The Aquant is a moisture detector that highlights, in relative terms, areas of potential sub-surface (to a nominal depth of 20mm, depending on the material) moisture level concern. By contrast, moisture meters (pin-type devices) give a precise, repeatable and specific measurement (%mc in wood, %WME in other materials) between the contact points of the pin-electrodes. The two technologies – RF (Aquant) and pin-type moisture meters - perform different roles and give different perspectives. The technologies are complementary; it is a mistake to think of one technology being better than another.

    Focusing on the Aquant, it is designed for monitoring or highlighting sub-surface moisture levels in situations where it is impractical or undesirable to do invasive or destructive testing. The 0-1000 relative scale enables the user to monitor steady state conditions, or monitor changing conditions. The scale gives the user information on the moisture condition of the material: green zone (0-160) very dry, yellow (161-200) dry/marginal and red (201-1000) potentially damp through to wet. If material registers values in the green/yellow zones there is little to be learned from doing destructive tests with, say, a Mini and Deep Wall Probes because it is clear that the sub-surface material is dry. However, if the material registers red zone readings there may be value to the user in quantifying the sub-surface moisture condition in terms of %WME or ERH by using, say, a Mini with DWPs or a Hygromaster.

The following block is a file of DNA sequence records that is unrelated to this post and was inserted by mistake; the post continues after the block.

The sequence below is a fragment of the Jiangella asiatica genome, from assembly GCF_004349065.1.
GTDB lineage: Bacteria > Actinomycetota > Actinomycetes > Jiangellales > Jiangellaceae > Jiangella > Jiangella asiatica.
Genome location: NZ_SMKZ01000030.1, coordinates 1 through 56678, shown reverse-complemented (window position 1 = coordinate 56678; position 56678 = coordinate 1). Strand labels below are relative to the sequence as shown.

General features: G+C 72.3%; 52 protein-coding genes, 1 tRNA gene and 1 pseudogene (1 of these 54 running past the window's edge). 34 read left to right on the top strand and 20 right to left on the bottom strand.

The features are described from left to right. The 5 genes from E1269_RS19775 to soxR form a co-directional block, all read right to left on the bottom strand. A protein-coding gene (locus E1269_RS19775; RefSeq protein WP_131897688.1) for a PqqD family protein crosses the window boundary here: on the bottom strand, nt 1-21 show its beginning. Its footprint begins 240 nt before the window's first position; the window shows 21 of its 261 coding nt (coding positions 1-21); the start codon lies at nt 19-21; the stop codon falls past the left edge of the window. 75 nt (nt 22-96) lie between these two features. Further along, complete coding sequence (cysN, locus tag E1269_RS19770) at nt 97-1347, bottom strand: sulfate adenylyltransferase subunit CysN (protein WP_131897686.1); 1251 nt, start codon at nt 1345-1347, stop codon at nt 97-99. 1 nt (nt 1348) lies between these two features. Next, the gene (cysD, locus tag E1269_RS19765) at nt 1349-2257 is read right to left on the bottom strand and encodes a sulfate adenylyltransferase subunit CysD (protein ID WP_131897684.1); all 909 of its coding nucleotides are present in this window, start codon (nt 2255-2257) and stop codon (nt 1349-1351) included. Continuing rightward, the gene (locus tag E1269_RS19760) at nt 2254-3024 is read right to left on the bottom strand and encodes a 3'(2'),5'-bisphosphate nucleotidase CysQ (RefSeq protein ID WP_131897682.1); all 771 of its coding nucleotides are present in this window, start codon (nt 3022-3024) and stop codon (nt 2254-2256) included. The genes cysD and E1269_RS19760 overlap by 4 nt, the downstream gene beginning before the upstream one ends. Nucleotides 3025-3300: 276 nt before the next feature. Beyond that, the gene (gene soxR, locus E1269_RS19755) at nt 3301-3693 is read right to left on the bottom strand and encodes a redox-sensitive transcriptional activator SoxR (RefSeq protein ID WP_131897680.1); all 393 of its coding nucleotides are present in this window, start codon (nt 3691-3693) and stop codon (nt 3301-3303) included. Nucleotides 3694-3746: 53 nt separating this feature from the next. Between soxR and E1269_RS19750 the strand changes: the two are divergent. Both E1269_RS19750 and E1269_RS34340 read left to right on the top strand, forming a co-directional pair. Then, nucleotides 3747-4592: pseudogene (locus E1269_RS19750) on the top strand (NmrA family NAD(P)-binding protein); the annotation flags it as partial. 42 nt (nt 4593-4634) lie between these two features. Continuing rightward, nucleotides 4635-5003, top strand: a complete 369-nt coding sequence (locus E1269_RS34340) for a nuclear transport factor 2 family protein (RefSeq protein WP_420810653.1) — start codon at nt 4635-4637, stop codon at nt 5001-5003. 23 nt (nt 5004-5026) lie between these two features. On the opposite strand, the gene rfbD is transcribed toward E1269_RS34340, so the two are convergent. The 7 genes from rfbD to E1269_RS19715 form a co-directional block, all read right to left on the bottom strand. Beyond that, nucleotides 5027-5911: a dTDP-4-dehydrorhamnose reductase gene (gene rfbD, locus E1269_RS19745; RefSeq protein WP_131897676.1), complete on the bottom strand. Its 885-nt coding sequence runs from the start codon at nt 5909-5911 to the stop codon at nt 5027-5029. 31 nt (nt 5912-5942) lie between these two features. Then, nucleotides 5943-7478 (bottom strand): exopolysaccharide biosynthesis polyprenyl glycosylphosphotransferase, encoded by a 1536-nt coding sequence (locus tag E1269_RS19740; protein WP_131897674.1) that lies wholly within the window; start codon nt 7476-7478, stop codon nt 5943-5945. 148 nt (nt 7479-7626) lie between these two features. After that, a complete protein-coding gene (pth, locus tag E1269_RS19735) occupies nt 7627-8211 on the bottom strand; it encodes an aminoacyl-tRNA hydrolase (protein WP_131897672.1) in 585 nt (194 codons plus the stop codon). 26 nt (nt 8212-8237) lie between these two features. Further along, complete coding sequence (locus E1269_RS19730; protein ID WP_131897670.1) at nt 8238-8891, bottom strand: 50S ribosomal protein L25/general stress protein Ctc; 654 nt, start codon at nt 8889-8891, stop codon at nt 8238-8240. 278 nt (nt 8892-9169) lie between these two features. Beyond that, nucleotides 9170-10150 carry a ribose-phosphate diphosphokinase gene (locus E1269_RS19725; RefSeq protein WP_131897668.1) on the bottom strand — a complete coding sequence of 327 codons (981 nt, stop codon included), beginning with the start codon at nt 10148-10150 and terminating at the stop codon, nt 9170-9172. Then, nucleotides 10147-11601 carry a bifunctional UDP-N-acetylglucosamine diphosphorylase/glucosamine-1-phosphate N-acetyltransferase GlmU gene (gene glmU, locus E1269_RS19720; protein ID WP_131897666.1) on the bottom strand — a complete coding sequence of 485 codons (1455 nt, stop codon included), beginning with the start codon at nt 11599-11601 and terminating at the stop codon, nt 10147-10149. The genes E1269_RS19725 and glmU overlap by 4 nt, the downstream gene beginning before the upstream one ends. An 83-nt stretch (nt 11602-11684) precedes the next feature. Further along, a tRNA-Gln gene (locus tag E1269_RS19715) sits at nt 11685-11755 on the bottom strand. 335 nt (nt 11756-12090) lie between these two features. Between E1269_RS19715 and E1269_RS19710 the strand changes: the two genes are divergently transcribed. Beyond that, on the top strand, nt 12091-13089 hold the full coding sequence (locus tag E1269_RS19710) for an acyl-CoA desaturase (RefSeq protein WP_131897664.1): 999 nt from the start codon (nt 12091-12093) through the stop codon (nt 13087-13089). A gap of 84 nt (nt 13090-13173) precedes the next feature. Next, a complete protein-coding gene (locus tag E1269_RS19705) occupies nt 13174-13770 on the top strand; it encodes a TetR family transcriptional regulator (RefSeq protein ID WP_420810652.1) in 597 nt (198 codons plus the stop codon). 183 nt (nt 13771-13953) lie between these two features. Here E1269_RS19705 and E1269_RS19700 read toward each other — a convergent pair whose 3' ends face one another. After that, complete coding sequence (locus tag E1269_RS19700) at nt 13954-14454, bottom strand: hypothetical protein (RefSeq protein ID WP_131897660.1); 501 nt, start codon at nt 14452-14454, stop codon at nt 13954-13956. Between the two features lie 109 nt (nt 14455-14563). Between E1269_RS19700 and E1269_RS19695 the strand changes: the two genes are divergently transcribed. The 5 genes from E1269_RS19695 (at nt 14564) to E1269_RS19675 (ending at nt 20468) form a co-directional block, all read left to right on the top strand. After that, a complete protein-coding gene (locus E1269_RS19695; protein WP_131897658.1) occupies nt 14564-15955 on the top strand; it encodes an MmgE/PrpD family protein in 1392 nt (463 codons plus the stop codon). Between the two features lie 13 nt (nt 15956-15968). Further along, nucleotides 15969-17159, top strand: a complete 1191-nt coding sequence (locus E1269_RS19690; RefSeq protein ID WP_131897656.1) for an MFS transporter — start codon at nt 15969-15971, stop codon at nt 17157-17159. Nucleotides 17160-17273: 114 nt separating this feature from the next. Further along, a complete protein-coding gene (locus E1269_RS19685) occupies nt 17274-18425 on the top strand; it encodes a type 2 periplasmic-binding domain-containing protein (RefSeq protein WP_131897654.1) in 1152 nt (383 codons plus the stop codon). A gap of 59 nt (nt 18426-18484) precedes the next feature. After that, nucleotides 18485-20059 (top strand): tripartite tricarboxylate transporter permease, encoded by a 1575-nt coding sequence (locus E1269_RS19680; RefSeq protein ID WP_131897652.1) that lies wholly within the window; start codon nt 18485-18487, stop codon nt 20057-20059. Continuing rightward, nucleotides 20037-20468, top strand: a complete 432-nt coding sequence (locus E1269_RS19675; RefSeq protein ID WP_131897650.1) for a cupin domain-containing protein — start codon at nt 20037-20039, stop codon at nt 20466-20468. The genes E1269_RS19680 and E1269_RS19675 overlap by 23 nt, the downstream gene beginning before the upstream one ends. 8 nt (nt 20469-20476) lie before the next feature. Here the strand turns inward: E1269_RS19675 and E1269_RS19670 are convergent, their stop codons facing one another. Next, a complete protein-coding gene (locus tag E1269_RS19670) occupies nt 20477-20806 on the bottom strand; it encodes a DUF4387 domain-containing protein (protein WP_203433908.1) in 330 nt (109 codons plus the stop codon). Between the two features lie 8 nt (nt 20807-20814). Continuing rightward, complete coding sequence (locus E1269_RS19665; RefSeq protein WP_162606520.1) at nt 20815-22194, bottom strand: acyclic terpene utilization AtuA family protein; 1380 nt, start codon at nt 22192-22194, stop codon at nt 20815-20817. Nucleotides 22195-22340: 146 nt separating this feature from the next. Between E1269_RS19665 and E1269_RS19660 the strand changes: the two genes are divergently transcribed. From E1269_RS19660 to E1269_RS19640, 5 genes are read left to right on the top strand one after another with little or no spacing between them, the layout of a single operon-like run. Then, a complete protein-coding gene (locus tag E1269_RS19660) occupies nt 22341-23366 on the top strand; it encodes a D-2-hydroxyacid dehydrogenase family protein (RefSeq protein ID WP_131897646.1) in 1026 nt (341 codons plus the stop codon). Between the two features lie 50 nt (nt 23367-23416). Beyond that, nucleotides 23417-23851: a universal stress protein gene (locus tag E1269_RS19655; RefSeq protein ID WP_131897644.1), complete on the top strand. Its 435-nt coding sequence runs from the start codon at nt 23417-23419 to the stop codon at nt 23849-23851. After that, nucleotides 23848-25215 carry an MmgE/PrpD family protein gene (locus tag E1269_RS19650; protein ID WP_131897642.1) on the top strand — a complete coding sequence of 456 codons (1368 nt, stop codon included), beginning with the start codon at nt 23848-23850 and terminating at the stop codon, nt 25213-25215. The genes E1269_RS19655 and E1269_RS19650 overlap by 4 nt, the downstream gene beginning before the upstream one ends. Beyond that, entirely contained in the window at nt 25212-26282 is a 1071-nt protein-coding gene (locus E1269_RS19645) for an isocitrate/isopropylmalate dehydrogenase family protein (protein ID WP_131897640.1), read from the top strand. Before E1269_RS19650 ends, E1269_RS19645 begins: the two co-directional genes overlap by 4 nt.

Using the RF type instuments (Aquant, surveymaster MMS/MMS2) To obtain consistent readings in the RF modes the instruments must be held and used correctly. It is important for the user to hold the instrument more or less in the same way; wrap fingers fully around the handle of the instrument and avoid touching (the side of) the sensor pad when taking measurements. With the new style Aquants and MMS2, ensure that the flat pad is in 100% contact with the surface. With the older style Aquants, surveymasters and MMS, that have a curved RF sensor, hold the unit at about 30 degrees to the surface. Regarding wear of the sensor; advise your customers not to drag the instruments across surfaces. These instruments are designed to be placed in position and then lifted.

    RF Scale tolerance